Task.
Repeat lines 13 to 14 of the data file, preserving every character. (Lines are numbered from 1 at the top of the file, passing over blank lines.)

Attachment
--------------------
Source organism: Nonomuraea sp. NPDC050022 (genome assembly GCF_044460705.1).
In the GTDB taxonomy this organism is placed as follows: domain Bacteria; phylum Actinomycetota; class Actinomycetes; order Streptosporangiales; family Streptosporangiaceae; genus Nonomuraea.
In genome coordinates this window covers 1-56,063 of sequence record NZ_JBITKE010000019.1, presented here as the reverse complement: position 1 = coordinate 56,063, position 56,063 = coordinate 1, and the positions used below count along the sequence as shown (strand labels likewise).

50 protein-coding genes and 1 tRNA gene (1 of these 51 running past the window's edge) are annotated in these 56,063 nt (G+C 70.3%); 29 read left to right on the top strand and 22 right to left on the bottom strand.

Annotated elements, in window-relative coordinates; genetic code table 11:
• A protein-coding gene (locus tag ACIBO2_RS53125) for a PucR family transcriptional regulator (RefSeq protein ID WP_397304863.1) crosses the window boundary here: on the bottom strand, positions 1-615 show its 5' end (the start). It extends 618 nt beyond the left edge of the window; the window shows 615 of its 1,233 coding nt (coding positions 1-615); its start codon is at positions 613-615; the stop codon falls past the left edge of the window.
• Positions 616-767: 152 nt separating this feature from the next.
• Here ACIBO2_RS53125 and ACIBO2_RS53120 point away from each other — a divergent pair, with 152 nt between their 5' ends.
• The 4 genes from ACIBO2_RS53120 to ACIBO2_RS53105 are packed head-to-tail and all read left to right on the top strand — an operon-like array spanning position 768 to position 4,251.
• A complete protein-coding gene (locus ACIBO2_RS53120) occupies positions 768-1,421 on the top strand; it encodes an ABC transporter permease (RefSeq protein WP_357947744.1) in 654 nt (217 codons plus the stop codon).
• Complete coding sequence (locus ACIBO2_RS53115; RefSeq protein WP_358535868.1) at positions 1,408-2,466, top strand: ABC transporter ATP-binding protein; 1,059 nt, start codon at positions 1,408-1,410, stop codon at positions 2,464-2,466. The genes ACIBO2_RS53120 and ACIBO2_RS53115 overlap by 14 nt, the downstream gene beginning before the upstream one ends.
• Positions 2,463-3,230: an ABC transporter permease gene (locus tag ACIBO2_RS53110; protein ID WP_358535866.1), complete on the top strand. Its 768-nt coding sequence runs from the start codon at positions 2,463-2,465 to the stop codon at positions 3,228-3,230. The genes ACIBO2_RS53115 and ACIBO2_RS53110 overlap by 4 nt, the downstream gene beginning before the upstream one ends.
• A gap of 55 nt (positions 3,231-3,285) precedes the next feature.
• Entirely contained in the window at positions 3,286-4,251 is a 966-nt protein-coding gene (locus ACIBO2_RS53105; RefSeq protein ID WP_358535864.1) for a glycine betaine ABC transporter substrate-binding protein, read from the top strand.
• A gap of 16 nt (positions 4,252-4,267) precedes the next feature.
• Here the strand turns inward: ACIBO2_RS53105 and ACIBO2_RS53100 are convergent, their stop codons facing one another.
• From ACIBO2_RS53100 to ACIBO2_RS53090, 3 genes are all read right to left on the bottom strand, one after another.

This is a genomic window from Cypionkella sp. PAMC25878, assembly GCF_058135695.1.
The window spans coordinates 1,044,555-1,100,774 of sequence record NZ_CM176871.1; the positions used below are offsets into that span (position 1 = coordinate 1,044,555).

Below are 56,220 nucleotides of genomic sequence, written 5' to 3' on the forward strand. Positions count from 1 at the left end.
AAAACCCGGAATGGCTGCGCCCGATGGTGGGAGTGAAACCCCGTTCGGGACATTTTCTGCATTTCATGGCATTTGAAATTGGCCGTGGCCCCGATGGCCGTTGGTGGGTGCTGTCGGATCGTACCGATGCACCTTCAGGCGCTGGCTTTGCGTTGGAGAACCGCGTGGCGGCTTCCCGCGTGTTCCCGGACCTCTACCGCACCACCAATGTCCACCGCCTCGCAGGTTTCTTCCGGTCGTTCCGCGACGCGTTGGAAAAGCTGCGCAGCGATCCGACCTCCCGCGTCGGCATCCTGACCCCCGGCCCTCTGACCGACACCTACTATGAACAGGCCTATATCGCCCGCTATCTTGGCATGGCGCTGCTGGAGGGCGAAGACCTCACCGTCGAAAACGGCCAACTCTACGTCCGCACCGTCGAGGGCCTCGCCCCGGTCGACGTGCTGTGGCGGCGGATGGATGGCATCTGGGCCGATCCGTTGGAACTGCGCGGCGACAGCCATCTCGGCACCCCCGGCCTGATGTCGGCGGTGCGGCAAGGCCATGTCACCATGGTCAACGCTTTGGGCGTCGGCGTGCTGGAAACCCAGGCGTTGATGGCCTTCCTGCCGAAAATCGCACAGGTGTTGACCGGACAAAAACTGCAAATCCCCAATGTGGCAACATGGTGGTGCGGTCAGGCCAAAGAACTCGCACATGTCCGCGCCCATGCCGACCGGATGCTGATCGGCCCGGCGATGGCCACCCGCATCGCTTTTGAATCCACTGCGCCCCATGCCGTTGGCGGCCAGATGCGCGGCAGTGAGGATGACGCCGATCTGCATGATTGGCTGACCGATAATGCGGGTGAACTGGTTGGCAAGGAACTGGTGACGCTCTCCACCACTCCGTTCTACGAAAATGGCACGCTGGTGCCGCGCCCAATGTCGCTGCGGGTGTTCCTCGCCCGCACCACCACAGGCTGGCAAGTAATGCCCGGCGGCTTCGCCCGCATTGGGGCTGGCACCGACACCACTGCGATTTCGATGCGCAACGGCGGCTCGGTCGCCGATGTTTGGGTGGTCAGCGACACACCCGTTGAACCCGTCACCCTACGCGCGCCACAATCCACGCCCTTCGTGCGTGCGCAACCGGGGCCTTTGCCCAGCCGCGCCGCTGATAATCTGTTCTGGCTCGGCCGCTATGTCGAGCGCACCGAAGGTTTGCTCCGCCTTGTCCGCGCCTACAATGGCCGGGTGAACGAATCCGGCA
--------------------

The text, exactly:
• A gap of 55 nt (positions 3,231-3,285) precedes the next feature.
• Entirely contained in the window at positions 3,286-4,251 is a 966-nt protein-coding gene (locus ACIBO2_RS53105; RefSeq protein ID WP_358535864.1) for a glycine betaine ABC transporter substrate-binding protein, read from the top strand.